NAFTA Negotiations Continue As Tariffs Take Their Toll
Agricultural Export Prices Fall 5.3 Percent In July, Sharpest Drop Since 2011
The one-year anniversary of the Trump Administration’s negotiations regarding the North American Free Trade Agreement (NAFTA) has come and gone, and U.S. officials are more hopeful than ever that a deal can soon be reached. Like any agreement more than 20 years old, NAFTA needs modernization, but modernization does not mean throwing the baby out with the bath water. Since NAFTA’s implementation in 1994, its decreased trade barriers have meant a quadrupling of commerce between the U.S., Mexico and Canada totaling $1.3 trillion. The agreement has contributed an additional $127 billion to the U.S. economy annually. And let’s not forget that NAFTA has led the food and agricultural industries to flourish, and these industries now support more than 43 million American jobs.
However, these benefits are under siege due to recent tariffs detrimental to free trade. Earlier this month, New York Federal Reserve Bank economist Mary Amiti wrote in a blog post that “the end result [of tariffs] is likely to be lower imports and lower exports, with little or no improvements in the trade deficit.” Sure enough, the latest statistics released by the U.S. Labor Department underscore that retaliatory tariffs have led to lower imports and exports, particularly for agricultural products. Agricultural export prices in July 2018 fell by 5.3 percent, the sharpest drop since October 2011, with agricultural export prices falling two percent over the past year. U.S. soybean export prices fell an alarming 14.1 percent in the past month and export prices for corn, nuts, wheat and fruits also fell.
NAFTA has demonstrated the benefits of new markets and decreased trade barriers. In contrast, the latest U.S. labor statistics underscore that tariffs threaten the supply chain by leading to lower imports and exports. Free trade works and we urge the Trump Administration to swiftly conclude NAFTA negotiations, and pursue additional trade deals that open new markets and lower costs for American producers and consumers alike.
August 16, 2018 Marks One Year Since NAFTA Negotiations Began. “A year of on-again-off-again negotiations without a clear view of an endgame has demonstrated the pact’s staying power. The survival of Nafta was hardly a given exactly a year ago, when negotiators from the U.S., Canada and Mexico gathered at a hotel in Washington. Their task was to start hammering out a fast update to the 24-year-old pact, which governs $1.2 trillion in trade.” (Andrew Mayeda, Josh Wingrove & Eric Martin, “One Year Later, Nafta Lives On, Resisting Trump’s Trade Wrath,” Bloomberg, 8/16/18)
U.S. Trade Representative Robert Lighthizer Was Hopeful For “A Breakthrough In NAFTA Trade Talks” During A Recent Meeting Of President Trump’s Cabinet. “U.S. Trade Representative Robert Lighthizer on Thursday said he hopes there will be a breakthrough in NAFTA trade talks in the next few days, as the U.S. bilateral discussions were under way with Mexico over the North American Free Trade Agreement. Lighthizer made the remarks at White House meeting of President Trump’s Cabinet.” (Steve Holland & Susan Heavey, “Top U.S. Trade Official Hopes For NAFTA ‘Breakthrough’ In Days,” Reuters, 8/16/18)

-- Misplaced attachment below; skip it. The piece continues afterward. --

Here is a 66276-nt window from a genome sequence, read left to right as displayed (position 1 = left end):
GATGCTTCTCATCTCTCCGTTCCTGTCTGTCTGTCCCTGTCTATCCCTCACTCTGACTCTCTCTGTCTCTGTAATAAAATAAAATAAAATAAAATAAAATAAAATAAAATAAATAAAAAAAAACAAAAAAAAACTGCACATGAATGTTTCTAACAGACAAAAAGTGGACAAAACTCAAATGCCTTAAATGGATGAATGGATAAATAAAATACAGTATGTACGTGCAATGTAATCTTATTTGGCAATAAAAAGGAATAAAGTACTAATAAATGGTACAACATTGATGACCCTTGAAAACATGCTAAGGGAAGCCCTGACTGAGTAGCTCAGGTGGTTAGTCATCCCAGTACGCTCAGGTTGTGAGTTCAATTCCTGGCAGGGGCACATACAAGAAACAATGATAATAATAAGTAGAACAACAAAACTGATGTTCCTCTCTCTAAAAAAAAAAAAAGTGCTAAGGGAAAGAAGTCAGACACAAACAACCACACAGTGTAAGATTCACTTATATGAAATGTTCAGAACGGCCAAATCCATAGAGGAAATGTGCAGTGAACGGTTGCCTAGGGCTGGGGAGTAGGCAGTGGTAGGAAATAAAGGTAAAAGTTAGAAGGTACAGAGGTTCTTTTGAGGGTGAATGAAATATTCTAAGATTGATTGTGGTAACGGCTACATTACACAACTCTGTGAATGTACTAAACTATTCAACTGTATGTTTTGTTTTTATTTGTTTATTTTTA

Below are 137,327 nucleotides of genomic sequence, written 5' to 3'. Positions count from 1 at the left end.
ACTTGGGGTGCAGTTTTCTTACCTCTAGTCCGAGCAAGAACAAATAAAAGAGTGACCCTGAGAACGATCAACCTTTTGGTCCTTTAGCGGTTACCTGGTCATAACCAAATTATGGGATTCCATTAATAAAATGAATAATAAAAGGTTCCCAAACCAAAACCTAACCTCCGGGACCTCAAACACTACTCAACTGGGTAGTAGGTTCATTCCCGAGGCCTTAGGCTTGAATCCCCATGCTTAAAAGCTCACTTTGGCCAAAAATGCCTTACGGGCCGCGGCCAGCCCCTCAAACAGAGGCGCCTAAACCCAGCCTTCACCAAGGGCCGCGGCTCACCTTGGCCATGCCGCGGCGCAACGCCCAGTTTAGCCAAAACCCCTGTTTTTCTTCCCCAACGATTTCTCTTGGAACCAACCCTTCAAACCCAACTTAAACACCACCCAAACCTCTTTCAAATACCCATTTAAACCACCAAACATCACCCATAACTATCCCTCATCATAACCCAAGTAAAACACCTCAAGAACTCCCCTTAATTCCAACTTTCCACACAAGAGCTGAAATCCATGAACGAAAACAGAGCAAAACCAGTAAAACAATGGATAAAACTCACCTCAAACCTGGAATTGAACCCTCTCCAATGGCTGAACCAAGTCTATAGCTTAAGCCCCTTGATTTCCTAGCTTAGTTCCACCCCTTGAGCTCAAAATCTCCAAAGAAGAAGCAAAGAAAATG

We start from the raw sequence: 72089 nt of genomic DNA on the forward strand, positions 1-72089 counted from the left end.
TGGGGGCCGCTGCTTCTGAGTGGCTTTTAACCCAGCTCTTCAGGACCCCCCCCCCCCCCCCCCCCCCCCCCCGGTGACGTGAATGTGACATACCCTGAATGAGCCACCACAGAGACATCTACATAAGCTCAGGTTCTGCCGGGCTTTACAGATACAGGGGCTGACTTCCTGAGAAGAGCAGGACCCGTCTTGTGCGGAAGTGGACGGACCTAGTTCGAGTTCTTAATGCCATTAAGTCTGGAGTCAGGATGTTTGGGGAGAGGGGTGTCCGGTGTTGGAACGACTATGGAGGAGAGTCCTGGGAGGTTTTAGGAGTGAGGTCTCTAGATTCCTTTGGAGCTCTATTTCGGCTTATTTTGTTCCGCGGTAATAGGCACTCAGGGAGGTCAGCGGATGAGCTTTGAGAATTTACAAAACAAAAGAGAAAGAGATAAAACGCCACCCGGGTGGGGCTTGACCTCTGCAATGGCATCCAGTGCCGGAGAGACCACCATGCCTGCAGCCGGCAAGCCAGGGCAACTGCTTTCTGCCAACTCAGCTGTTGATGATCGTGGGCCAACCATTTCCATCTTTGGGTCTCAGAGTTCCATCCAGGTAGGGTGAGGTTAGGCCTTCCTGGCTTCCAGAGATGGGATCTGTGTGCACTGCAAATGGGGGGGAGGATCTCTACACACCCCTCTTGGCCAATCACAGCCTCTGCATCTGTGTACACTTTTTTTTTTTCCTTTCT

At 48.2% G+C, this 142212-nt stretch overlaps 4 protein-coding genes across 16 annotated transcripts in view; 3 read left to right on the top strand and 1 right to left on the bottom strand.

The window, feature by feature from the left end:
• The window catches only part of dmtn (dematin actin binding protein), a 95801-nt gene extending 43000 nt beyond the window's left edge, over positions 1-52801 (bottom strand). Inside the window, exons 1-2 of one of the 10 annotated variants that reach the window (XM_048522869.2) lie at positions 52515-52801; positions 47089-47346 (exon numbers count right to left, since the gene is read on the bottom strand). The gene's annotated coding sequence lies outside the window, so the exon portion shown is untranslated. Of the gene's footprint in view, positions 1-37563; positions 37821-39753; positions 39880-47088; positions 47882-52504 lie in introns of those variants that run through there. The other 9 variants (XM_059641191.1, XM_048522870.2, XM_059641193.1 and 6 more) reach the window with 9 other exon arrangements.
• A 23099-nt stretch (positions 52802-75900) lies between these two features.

The New York Federal Reserve Bank Economist Mary Amiti Has Warned That Tariffs Would Lead To Lower Imports And Exports. “Higher tariffs on imported goods aren’t likely to narrow the U.S. trade deficit because domestic producers are likely to face higher costs for exports, according to a new analysis from the New York Federal Reserve Bank. ‘The end result is likely to be lower imports and lower exports, with little or no improvement in the trade deficit,’ wrote co-author Mary Amiti, an economist at the New York Fed, in a blog post published Monday.” (Nick Timiraos, “Tariffs Could Slow Exports, Not Just Imports, New York Fed Research Warns,” The Wall Street Journal, 8/13/18)
In July, U.S. Agricultural Export Prices Fell By 5.3 Percent With Crops Such As Soybeans Decreasing By As Much As 14.1 Percent. “U.S. agricultural export prices fell by 5.3 percent in July as retaliatory tariffs on American crops kicked into effect, according to Labor Department data released Tuesday. Prices for U.S. crops sold abroad fell last month at the fastest rate since October 2011, led by a 14.1 percent decrease in soybean prices. Export prices for corn, nuts, wheat and fruits also fell in July, likely due to tariffs imposed by nations including China, Canada and Mexico, as well as the European Union.” (Sylvan Lane, “US Crop Export Prices Fall At Steepest Rate Since 2011,” The Hill, 8/14/18)
$1.3 Trillion: American Trade With Canada And Mexico Has Quadrupled To $1.3 Trillion Since NAFTA. (“The Facts On NAFTA: Assessing Two Decades Of Gains In Trade, Growth, & Jobs,” U.S. Chamber Of Commerce, 3/8/17)
$127 Billion: Since Its Implementation, NAFTA Has Annually Contributed An Additional $127 Billion Dollars To The U.S. Economy. (“Top NAFTA Facts,” Bipartisan Policy Center, Accessed 1/13/18)
43 Million Jobs: NAFTA Has Allowed The U.S. Food And Agriculture Industries To Flourish, And Those Industries Now Support More Than 43 Million Jobs Throughout The Country. (Feeding The Economy, Accessed 1/13/18)